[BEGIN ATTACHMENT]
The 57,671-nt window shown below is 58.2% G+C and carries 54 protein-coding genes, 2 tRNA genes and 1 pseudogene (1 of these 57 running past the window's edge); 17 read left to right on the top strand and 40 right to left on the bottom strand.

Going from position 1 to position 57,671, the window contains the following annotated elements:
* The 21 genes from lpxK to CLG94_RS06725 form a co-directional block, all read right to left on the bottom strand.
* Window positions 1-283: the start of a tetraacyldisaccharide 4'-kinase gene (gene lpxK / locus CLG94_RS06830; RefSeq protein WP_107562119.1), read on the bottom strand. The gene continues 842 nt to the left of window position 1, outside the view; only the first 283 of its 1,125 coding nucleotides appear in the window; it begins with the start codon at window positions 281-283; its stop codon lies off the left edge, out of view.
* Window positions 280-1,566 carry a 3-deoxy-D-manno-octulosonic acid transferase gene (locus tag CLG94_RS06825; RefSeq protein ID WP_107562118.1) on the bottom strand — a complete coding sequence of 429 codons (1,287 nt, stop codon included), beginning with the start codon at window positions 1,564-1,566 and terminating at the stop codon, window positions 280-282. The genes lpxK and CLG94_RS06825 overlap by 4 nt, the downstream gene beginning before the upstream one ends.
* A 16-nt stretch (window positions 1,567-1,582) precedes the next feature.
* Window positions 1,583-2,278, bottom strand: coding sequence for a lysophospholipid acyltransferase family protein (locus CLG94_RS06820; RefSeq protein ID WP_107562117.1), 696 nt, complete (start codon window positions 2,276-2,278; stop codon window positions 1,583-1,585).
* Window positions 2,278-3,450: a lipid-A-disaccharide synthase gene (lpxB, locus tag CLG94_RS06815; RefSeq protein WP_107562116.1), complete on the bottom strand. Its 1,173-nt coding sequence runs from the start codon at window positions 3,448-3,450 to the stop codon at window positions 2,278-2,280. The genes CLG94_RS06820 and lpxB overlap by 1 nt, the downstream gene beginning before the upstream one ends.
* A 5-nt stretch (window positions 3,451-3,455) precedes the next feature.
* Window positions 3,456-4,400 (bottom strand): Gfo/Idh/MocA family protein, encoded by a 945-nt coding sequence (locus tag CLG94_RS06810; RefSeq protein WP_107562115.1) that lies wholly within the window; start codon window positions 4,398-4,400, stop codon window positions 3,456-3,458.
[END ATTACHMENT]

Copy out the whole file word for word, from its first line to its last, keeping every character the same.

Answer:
The 57,671-nt window shown below is 58.2% G+C and carries 54 protein-coding genes, 2 tRNA genes and 1 pseudogene (1 of these 57 running past the window's edge); 17 read left to right on the top strand and 40 right to left on the bottom strand.

Going from position 1 to position 57,671, the window contains the following annotated elements:
* The 21 genes from lpxK to CLG94_RS06725 form a co-directional block, all read right to left on the bottom strand.
* Window positions 1-283: the start of a tetraacyldisaccharide 4'-kinase gene (gene lpxK / locus CLG94_RS06830; RefSeq protein WP_107562119.1), read on the bottom strand. The gene continues 842 nt to the left of window position 1, outside the view; only the first 283 of its 1,125 coding nucleotides appear in the window; it begins with the start codon at window positions 281-283; its stop codon lies off the left edge, out of view.
* Window positions 280-1,566 carry a 3-deoxy-D-manno-octulosonic acid transferase gene (locus tag CLG94_RS06825; RefSeq protein ID WP_107562118.1) on the bottom strand — a complete coding sequence of 429 codons (1,287 nt, stop codon included), beginning with the start codon at window positions 1,564-1,566 and terminating at the stop codon, window positions 280-282. The genes lpxK and CLG94_RS06825 overlap by 4 nt, the downstream gene beginning before the upstream one ends.
* A 16-nt stretch (window positions 1,567-1,582) precedes the next feature.
* Window positions 1,583-2,278, bottom strand: coding sequence for a lysophospholipid acyltransferase family protein (locus CLG94_RS06820; RefSeq protein ID WP_107562117.1), 696 nt, complete (start codon window positions 2,276-2,278; stop codon window positions 1,583-1,585).
* Window positions 2,278-3,450: a lipid-A-disaccharide synthase gene (lpxB, locus tag CLG94_RS06815; RefSeq protein WP_107562116.1), complete on the bottom strand. Its 1,173-nt coding sequence runs from the start codon at window positions 3,448-3,450 to the stop codon at window positions 2,278-2,280. The genes CLG94_RS06820 and lpxB overlap by 1 nt, the downstream gene beginning before the upstream one ends.
* A 5-nt stretch (window positions 3,451-3,455) precedes the next feature.
* Window positions 3,456-4,400 (bottom strand): Gfo/Idh/MocA family protein, encoded by a 945-nt coding sequence (locus tag CLG94_RS06810; RefSeq protein WP_107562115.1) that lies wholly within the window; start codon window positions 4,398-4,400, stop codon window positions 3,456-3,458.